A watchdog organization produced an eye-opening report this week that suggests Western media are bending over backward to find and promote stories of anti-Muslim "attacks" while at the same time downplaying the growing violence against Jews.
The Investigative Project on Terrorism detailed how reports of so-called "Islamophobia" often make Page 1 headlines in the mainstream media, while attacks against Jews get downplayed or blamed on the policies of Israel or President Donald Trump.
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As recently as August, the nonprofit U.S. journalism center ProPublica announced it would be working with the terror-tied Council on American-Islamic Relations, or CAIR, to feed stories of anti-Muslim bigotry to local newspapers and TV stations across the U.S. The project comes in response to purportedly out-of-control hate crimes against Muslims since the election of Trump.
The vast majority of CAIR's reports of hate crimes against U.S. Muslims are unverified. Some never get pinpointed by police as actual hate crimes while others have later been exposed as total fabrications.
The New York Post is among the few establishment media outlets that have reported on the alarming number of so-called "anti-Muslim" hate crimes that turn out to be fake.
Another source for documenting crimes against Muslims is the Southern Poverty Law Center, which has been compiling a list of hate crimes since Trump's election. Again, the list is unreliable.
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Most of the incidents on the SPLC list, while deplorable, crude and vile if they actually happened, have not included physical violence and hence the use of the term "attack" is misleading. Most involve uncorroborated assertions of verbal threats or racist comments that, while mean and nasty, don't pass the smell test required of a crime.
Nonetheless, the establishment media has been rife with articles recently claiming that in "Trump's America" Americans are committing hate crimes against Muslims in spades.
For example, a Muslim Uber driver from Morocco, now a U.S. citizen, was "verbally assaulted" in Queens, New York City, last November by a man who yelled, "Kiss your visa good-bye," among other slurs, CNN reports.
That incident was caught on video, so there's evidence it did happen. But the vast majority of those making the SPLC list not only don’t involve physical violence, but the allegations of verbal abuse were not caught on video, making it impossible to determine the validity of the alleged "hate crime."
For instance, someone threw a small incendiary device into a mosque window in Bloomington, Minnesota, in July.
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Minnesota Gov. Mark Dayton immediately rushed to the scene and declared the bombing, which caused no injuries because it was thrown into the imam's office when he was not there, a hate crime against Muslims. The investigation continues five months later with no conclusions about who threw device.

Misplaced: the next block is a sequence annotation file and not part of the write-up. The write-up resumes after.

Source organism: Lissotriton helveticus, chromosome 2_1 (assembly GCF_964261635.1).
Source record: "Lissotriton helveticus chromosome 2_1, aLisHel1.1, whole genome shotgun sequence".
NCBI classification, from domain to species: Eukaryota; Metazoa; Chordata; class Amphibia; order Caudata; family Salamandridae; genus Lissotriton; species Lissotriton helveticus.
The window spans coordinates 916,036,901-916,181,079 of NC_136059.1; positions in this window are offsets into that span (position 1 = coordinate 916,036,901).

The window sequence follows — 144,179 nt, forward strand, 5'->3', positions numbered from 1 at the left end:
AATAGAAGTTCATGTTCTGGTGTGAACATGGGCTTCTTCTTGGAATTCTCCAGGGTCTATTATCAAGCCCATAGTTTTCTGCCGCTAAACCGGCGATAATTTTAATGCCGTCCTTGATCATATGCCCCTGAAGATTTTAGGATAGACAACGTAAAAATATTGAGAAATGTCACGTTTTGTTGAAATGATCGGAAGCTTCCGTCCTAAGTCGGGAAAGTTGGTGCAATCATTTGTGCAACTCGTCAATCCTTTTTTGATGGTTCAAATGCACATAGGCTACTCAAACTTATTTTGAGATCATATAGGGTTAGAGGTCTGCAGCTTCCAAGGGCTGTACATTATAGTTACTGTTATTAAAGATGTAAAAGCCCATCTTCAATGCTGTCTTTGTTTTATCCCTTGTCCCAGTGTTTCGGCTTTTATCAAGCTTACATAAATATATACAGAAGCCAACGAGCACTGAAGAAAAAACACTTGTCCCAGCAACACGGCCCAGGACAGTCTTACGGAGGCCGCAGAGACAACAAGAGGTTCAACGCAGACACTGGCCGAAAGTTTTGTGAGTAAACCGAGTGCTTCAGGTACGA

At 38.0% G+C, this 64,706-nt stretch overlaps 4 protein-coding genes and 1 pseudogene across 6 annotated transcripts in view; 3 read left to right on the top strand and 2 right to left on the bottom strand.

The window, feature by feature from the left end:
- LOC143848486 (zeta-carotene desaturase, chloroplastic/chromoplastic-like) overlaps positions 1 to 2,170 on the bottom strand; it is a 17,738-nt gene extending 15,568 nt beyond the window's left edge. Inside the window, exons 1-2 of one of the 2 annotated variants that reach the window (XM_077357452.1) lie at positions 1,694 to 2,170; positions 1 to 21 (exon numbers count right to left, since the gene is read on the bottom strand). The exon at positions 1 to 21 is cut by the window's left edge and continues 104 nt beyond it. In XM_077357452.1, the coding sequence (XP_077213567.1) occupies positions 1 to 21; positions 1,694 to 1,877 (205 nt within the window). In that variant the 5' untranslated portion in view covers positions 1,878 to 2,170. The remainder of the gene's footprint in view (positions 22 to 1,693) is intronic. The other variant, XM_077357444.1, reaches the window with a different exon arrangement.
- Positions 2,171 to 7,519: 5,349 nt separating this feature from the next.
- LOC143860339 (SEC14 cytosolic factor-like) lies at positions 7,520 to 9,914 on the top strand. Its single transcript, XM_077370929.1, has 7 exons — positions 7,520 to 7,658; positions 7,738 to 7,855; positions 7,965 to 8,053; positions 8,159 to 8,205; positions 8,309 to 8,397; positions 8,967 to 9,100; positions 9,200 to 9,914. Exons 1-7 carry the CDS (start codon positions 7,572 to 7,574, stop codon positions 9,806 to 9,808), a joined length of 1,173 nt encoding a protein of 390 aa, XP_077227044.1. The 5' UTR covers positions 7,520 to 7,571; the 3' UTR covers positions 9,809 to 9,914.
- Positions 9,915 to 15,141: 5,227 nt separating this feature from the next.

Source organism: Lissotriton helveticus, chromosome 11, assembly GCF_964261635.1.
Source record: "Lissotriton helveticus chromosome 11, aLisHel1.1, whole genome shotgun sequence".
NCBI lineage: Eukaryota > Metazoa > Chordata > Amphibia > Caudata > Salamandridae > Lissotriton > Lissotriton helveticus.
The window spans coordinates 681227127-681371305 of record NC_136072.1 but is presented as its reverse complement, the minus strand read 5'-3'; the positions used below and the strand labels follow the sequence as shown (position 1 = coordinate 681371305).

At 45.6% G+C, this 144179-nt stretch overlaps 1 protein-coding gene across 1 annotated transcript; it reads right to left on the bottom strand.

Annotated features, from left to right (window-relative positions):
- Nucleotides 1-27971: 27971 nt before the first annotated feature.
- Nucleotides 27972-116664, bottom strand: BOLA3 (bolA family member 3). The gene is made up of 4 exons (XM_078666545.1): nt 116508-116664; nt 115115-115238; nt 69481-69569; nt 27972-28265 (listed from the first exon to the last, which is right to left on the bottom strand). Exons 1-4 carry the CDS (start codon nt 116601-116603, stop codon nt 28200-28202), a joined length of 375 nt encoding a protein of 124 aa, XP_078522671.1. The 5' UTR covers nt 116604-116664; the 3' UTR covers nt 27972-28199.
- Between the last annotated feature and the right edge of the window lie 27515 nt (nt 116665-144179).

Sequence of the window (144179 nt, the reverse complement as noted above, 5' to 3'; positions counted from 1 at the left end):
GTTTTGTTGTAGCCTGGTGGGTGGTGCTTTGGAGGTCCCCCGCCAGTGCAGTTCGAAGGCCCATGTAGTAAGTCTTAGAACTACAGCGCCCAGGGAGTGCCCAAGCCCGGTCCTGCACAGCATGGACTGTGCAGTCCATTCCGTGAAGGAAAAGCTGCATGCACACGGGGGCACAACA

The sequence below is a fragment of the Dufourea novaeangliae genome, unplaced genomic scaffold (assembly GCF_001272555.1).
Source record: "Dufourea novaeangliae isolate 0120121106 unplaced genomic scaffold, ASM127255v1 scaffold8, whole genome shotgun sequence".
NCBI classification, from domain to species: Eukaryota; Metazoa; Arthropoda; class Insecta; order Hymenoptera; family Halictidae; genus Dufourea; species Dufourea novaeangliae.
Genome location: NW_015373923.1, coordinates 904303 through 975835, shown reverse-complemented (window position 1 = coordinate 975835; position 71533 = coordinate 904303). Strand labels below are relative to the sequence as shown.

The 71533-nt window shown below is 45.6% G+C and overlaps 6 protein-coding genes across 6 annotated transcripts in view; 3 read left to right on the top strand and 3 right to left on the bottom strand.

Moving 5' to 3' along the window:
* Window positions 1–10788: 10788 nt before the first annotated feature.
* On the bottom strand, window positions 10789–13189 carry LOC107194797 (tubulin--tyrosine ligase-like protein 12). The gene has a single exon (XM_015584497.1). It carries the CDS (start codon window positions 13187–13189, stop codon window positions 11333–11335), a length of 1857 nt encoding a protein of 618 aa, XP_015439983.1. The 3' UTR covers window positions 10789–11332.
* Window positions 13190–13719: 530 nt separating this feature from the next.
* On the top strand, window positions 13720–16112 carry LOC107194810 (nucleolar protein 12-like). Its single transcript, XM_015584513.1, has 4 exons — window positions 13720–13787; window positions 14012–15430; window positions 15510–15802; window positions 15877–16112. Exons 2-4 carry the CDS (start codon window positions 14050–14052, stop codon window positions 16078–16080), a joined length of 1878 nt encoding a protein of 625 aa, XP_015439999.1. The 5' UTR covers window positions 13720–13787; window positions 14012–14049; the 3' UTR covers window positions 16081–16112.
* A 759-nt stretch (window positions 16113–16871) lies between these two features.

Muslim Rep. Keith Ellison, D-Minn., also rushed to judgment, saying the Bloomington mosque attack was "definitely a terrorist attack."
Academics have joined the parade, with the sudden emergence of courses on "Islamophobia" at major universities across the U.S.
A female professor at the University of Michigan has even developed a syllabus for educators nationwide to incorporate the study of Islamophobia into their classes across all disciplines.
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During a visit to Saudi Arabia in February, United Nations Secretary General Antonio Guterres went so far as to say, "One of the things that fuel terrorism is the expression in some parts of the world of Islamophobic feelings and Islamophobic policies and Islamophobic hate speeches."
That statement, suggesting that Muslims kill because non-Muslims say or write mean things about them, blends nicely with the Islamic concept of "fitnah," an Arabic word meaning "persecution" or "oppression" of Muslims. Quran 2:191 states that fitnah is a crime "worse than killing" and must be dealt with harshly.
"Islamophobia is the modern term for fitnah," says Philip Haney, a retired Homeland Security screening officer for nearly 15 years. "It is used by Muslim leaders in a non-Muslim society to paint the Muslim community as victims."
The Investigative Project on Terrorism report shows anti-Semitic attacks are far more common throughout the U.S., Canada and Europe than anti-Muslim attacks, and that the majority of hate crimes against Jews are carried out by Muslims.
In other words, the victims, as described in the establishment media, are actually the biggest persecutors. And the IPT report did not even include the myriad attacks by Islamists on Christians and Christian celebrations, such as the truck attack on the Berlin Christmas market one year ago, the beheading of a Catholic priest in Normandy, France, last year, and the jihadist attack on an office Christmas party in San Bernardino, California, that killed 14 Americans two years ago.
The IPT report deals strictly with a numerical comparison of attacks on Muslims versus those targeting Jews.
The report states:
"But there are significant differences between the attacks on Jews and those on Muslims, the most glaring of which is the wide range of their assailants. While white supremacists perpetrate attacks on Muslims, Jews face violence from both white supremacist and Muslim groups. Not surprisingly, then, according to FBI figures, Jews experience the most hate crimes of all religious groups in the United States – a trend echoed in Canada, France, Australia, and elsewhere. And in Sweden, a New York Times op-ed notes, while anti-Semitism historically was blamed on right-wing extremists, a 2013 study found that "51 percent of anti-Semitic incidents in Sweden were attributed to Muslim extremists. Only 5 percent were carried out by right-wing extremists; 25 percent were perpetrated by left-wing extremists."